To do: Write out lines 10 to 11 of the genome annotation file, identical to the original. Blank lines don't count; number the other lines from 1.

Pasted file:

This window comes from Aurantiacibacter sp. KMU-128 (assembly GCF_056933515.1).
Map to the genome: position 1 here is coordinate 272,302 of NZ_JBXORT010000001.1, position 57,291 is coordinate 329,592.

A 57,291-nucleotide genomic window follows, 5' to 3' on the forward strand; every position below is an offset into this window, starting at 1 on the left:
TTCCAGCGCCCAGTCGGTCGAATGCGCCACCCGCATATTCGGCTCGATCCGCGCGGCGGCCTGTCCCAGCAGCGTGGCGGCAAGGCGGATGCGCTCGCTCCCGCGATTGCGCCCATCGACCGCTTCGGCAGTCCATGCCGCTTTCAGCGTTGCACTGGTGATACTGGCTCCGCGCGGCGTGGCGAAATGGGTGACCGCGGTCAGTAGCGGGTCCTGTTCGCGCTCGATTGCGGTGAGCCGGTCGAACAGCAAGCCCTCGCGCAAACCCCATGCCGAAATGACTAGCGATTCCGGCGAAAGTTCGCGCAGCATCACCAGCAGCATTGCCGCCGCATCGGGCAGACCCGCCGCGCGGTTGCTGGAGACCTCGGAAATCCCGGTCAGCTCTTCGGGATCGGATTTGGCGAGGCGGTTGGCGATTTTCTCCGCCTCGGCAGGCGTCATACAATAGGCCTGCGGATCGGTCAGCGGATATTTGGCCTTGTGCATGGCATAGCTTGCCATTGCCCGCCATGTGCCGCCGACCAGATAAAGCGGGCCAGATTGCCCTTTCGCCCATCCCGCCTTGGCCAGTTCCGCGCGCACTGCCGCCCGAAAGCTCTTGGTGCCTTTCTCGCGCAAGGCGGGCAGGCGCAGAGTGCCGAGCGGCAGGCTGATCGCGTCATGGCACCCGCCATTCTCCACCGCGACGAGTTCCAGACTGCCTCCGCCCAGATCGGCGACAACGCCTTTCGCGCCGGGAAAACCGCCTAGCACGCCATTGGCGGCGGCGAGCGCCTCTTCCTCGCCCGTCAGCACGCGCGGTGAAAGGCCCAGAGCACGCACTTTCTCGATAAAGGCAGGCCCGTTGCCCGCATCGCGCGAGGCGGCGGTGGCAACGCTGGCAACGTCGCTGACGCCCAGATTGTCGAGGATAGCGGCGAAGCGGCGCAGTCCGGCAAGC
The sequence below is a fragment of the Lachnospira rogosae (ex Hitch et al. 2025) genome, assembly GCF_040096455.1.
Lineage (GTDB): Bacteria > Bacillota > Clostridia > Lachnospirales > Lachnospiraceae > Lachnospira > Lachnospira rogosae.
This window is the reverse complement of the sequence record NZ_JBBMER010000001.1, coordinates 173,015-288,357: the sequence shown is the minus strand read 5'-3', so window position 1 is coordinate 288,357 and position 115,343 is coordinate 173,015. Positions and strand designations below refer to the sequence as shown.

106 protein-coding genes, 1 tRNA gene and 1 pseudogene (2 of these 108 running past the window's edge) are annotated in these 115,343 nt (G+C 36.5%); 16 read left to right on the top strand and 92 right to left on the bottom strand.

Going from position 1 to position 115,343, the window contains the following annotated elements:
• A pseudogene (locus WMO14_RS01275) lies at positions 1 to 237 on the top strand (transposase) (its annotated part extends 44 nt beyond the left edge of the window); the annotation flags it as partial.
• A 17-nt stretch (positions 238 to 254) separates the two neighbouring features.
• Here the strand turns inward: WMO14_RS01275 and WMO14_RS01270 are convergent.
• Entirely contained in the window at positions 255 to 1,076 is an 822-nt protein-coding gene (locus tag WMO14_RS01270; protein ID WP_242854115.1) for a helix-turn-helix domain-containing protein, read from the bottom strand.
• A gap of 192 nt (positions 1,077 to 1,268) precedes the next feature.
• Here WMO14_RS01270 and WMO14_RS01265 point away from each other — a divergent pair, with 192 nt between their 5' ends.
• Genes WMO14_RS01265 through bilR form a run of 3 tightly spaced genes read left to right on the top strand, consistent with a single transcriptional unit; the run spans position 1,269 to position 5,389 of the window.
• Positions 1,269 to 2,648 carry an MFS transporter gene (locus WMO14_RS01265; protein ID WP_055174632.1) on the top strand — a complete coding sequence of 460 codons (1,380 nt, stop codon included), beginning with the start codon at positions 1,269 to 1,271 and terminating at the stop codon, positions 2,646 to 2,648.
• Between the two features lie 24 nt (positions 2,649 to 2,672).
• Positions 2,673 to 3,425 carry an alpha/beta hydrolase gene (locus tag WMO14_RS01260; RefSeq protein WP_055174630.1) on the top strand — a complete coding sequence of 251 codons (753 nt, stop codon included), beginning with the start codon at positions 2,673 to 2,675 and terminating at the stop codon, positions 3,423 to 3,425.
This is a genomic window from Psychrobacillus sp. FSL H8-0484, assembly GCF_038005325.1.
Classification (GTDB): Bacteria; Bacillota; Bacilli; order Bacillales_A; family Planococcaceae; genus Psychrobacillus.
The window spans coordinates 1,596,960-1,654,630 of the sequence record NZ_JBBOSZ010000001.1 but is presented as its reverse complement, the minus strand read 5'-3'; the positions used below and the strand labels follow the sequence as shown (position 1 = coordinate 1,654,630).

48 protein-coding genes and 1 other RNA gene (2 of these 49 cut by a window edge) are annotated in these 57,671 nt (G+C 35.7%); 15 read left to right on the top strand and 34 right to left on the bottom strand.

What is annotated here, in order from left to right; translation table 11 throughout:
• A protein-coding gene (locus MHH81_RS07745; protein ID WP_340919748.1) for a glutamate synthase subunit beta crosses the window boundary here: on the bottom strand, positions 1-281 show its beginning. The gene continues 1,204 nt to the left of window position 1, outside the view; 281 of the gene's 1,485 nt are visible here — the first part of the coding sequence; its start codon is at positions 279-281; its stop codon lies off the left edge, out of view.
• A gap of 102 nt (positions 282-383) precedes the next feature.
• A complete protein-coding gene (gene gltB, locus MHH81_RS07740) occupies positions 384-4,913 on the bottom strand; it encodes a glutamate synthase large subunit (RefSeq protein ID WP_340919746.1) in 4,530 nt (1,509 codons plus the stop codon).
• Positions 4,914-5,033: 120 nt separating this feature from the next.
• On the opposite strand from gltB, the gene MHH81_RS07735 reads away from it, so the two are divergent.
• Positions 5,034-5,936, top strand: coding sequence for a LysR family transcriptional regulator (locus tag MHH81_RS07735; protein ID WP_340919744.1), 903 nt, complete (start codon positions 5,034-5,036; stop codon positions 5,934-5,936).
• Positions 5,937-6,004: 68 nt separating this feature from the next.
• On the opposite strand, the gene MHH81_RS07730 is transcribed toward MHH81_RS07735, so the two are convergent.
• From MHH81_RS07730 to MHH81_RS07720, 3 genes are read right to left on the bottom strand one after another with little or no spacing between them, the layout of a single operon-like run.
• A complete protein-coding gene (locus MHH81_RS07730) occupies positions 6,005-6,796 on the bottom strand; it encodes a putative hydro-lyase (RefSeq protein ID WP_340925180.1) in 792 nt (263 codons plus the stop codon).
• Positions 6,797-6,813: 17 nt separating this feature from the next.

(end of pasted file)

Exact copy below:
• A pseudogene (locus WMO14_RS01275) lies at positions 1 to 237 on the top strand (transposase) (its annotated part extends 44 nt beyond the left edge of the window); the annotation flags it as partial.
• A 17-nt stretch (positions 238 to 254) separates the two neighbouring features.